That is what I most admire in Patwardhan’s films and it is displayed in gratifying abundance in War and Peace, a film about the nuclear threat to humanity. Though the canvas is frequently global in reach and aspiration, a central and recurring focus is on that danger as it grew out of the nationalism of the Indian sub-continent in the post-independence period, in particular on Hindu nationalism of recent decades in India and the abiding militarist culture of governance in Pakistan. The film’s attack on such nationalism is frontal and unswerving, yet it is made more interesting by repeated hints in the film, owing mostly to the dominant figure of Gandhi among Patwardhan’s influences, that nationalism is not one thing. This bears some historical stage-setting, which is only implicit in the film’s beginning that gives us a glimpse and a comment on Gandhi’s assasination.
Lest we forget, nationalism in the most reprehensible sense the world has known it, is a European phenomenon that emerged after the Westphalian peace. It had its hideous culmination centuries later in the nineteen thirties and forties in Germany. This is the form of nationalism that generates a political feeling for the nation as ‘ours’ by finding an external enemy within, an ‘Other’ to be despised and subjugated (the Jews, the Irish, the Catholics in Protestant countries, the Catholics in Protestant countries…). It is an entirely modern phenomenon starting in Early Modern Europe and it is something that Gandhi desperately wished to avoid for India, which is why he tried to equate the very idea of nationalism with a quite different ideal, that of an anti-imperialism built upon an inclusively pluralist mobilisation, hoping to preempt the European antecedents of nation-building in India by these means. The European ideal, however, was explicitly formulated and promoted zealously by Gandhi’s nemesis Savarkar, whose avowed devotee assassinated Gandhi. It is an ideal that eventually came to a full flowering in the nineteen eighties in India and has been Patwardhan’s sustained target in a previous film as well. War and Peace begins with the assassination of Gandhi and one prominent strand in the film is a sobering and passionate tracing of the effects of the sort of nationalism he opposed and feared –both on India’s foreign policy and more insidiously and pervasively on the Indian psyche.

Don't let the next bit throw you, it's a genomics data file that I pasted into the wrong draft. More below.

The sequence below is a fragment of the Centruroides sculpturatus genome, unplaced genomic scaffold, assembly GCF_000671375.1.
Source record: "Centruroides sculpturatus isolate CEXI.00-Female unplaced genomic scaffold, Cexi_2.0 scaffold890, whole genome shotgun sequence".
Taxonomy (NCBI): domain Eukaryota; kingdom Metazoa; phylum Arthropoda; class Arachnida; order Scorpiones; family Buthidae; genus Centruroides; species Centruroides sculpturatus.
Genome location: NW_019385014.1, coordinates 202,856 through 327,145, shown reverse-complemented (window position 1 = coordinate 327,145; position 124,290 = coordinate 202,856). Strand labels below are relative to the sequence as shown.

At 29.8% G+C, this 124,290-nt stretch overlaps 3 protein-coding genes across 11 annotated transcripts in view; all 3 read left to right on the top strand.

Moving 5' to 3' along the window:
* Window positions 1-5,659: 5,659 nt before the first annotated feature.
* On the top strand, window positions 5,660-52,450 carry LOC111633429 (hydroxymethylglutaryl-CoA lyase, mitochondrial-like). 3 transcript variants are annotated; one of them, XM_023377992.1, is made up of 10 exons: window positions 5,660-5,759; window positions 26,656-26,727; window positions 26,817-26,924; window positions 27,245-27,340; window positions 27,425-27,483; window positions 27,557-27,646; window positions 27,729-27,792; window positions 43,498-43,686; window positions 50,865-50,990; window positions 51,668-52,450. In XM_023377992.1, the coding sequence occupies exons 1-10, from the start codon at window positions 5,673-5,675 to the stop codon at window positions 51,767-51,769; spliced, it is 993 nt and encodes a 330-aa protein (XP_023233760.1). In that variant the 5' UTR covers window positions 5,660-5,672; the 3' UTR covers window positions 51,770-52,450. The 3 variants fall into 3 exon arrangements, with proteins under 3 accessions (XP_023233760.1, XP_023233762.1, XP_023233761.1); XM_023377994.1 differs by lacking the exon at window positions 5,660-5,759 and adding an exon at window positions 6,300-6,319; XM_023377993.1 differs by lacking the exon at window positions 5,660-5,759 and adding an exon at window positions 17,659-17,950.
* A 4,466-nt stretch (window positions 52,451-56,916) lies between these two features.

If Gandhi rejected Hindu nationalism as a form of mimicry of Europe’s past, Hindu nationalism disdained Gandhi for diluting and, thereby, emasculating Hinduism, a religion that Gandhi repeatedly avowed as his personal faith, though in a form that was unselfconsciously capacious, embracing the spiritual and cultural influences not only of religions that had come to India by the conquests of the last many centuries, but also Buddhism and Jainism. This syncretist Hinduism was deemed effeminate by Hindu nationalism for contaminating the glories of an imagined ancient “Golden Age” of Hinduism with these later accretions. This male, warrior mentality raises its head repeatedly in the nationalist cast of mind that Patwardhan depicts in the film, connecting with an earlier film of his that linked the sexual anxiety of the male psyche with Hindu fanaticism, but connecting also with a foreign policy that claimed that the once admired India with a great cultural past must assert itself again now with what the contemporary world considers a sign of greatness: the possession of nuclear might to increase its global clout. It is not far from the film’s surface that these contemporary developments are visibly continuous with an orthodox Hindu ideal, transforming traditional religious Brahmin punditry from scriptural knowledge in the service of caste domination to modern scientific expertise in the service of state power, and transforming the traditional Kshatriya warrior mentality to the ‘nuclear nationalism’ that seeks regional military domination and the respect of the powerful nations of the globe.